> The FCC reportedly wants to wrap up the net neutrality issue by its December meeting which, reports say, has been moved from Dec. 15 to Dec. 21. In something of a surprise, CrunchGear reports that ISPs aren't unhappy about the idea and "Comcast (Nasdaq: CMCSA) is particularly happy since the new rules would be in effect for all the nation's ISPs and not just Comcast." Story.
> This could turn out to be both fun and the story of the year in 2011. The FCC has put a bunch of spectrum reclamation issues on its Nov. 30 meeting docket as ways to find 120 MHz of broadcast spectrum for mobile broadband purposes. Broadcasters, of course, have been unhappy about returning any of their spectrum and cable operators should be looking at this closely for what it will mean for their added participation (must-carry) of local broadcast signals. Story.
> Continuing the FCC theme, the agency has said it will be the deadline for compliance with next generation emergency alert system (EAS) rules from March 29, 2011 to Sept. 30, 2011, affording both cable operators and broadcasters more time to get their acts in gear. The FCC has been setting and extending deadlines on various EAS items since the process started in 2007. Story.
> In still more FCC news, the Tennis Channel, unable to find an amenable spot on the Comcast channel lineup, is taking its case to the FCC for mediation. The fuzzy round ball folks think Comcast's giving it a hard time because it owns little dimpled round ball purveyor the Golf Channel and rodeo, bicycling and hockey (among other ball and non-ball related sports) channel Versus. Comcast spokeswoman Sena Fitzmaurice, taking a break from explaining why Comcast should be allowed to buy NBC Universal, offered up this reason for why the Tennis Channel shouldn't be unhappy: "Far from discriminating against Tennis Channel, we are carrying it in a manner similar to many other distributors and fully honoring the terms of the parties' agreement." Story.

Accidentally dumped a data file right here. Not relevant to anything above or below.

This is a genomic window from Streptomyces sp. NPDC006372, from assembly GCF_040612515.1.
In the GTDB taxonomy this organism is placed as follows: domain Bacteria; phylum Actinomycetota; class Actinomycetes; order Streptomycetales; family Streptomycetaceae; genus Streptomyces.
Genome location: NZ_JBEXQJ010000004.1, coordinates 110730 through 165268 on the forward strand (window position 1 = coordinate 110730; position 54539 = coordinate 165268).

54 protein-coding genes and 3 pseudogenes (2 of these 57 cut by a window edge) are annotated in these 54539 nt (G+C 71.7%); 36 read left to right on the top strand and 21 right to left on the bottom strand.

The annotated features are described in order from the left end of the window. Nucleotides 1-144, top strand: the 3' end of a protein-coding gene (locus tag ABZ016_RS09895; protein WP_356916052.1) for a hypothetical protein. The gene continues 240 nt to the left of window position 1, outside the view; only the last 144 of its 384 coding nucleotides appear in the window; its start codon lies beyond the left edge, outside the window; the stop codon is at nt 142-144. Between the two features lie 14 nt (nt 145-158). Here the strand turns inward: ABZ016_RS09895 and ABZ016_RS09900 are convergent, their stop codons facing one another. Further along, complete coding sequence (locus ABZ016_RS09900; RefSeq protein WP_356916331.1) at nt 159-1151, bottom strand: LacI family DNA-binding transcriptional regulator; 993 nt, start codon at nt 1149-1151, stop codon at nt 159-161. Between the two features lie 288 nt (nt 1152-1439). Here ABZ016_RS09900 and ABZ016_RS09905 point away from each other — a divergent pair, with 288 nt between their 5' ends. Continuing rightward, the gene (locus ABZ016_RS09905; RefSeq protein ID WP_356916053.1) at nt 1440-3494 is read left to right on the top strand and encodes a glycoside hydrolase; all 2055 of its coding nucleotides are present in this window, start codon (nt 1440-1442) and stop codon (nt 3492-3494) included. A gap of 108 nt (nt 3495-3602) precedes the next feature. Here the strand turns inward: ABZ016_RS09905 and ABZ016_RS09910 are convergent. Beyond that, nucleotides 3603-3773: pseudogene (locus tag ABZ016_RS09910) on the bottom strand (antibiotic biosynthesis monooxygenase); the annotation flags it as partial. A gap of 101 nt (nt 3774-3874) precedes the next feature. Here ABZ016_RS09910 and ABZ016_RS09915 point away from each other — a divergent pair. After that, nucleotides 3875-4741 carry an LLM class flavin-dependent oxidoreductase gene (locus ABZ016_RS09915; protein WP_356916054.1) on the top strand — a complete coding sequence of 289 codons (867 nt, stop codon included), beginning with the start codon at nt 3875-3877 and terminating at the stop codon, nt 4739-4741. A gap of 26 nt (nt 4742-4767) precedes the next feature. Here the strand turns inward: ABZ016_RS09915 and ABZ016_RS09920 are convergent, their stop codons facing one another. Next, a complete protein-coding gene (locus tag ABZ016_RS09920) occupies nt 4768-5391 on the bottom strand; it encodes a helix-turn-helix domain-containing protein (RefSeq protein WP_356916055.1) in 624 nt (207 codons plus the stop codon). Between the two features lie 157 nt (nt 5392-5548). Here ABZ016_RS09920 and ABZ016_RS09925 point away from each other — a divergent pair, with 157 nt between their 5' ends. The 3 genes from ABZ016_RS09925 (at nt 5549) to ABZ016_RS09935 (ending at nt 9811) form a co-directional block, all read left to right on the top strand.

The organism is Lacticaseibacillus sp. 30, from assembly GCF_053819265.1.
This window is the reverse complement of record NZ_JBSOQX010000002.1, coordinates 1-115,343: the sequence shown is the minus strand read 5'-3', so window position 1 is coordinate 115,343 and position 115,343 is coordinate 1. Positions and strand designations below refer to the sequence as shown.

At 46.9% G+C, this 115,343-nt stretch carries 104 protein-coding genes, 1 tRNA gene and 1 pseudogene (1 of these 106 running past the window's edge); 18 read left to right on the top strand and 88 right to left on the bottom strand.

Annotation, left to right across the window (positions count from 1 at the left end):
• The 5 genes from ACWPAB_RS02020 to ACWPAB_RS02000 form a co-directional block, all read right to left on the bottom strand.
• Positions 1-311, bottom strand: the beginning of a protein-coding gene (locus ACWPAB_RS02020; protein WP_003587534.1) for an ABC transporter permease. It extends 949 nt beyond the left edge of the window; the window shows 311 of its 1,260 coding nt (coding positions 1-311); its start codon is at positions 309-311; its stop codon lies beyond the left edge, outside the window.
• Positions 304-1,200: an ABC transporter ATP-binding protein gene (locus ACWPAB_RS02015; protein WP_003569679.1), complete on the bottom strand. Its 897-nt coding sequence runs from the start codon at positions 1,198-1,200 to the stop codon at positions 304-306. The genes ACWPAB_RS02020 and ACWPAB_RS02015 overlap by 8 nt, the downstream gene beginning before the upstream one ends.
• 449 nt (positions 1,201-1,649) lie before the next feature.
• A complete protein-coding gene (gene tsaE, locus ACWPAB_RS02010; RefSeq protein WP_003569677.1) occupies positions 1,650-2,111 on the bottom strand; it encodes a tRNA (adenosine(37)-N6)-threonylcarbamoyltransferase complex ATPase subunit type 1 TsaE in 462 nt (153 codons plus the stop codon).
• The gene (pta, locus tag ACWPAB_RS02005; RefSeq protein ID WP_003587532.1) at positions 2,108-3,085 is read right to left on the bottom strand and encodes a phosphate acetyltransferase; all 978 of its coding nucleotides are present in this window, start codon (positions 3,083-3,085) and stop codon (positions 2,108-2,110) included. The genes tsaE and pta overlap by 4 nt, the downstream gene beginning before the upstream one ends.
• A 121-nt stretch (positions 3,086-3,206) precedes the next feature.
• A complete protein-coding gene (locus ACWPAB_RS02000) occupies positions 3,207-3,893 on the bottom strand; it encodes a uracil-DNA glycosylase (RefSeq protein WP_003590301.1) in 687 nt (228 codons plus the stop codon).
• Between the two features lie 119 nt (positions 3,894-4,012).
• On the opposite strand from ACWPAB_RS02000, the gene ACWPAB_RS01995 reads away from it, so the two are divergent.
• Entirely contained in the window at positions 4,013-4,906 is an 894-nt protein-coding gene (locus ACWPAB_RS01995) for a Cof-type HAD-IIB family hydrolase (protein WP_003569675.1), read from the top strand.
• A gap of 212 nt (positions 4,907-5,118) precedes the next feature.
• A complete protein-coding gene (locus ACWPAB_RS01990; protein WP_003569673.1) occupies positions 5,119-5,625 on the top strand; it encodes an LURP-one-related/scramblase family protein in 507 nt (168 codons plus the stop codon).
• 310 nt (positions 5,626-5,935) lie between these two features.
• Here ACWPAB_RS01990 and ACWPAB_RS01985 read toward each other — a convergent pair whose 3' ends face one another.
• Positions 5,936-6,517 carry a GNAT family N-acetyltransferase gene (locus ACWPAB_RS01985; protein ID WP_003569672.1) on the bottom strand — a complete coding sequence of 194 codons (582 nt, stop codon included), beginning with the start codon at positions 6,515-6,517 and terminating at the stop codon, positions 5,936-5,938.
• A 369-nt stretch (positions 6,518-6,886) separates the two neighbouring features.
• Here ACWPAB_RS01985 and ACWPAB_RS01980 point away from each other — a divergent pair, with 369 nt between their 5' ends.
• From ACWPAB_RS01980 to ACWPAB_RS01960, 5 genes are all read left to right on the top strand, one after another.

> We know this holiday is Thanksgiving, but doesn't it give you Halloween-like chills to hear that News Corp. (Nasdaq: NWSA) is willing to spend $360 million to buy a technology-based education start-up, Wireless Generation, that provides software and services for instructors teaching grades K through 12? One can only imagine the way this software might be used to teach current events and history. Story.
And finally... this would never happen in the U.S., right? Eleven Bulgarian cable operators and ISPs have come together to form one company called Bulgarian Telecom and Television (BTT), creating a presence in 40 cities and 110 towns and villages and covering nearly a million households. Strangely, with all these pieces, there are only about 150,000 subscribers. U.S. cable operators lose that many subs in a quarter. Story.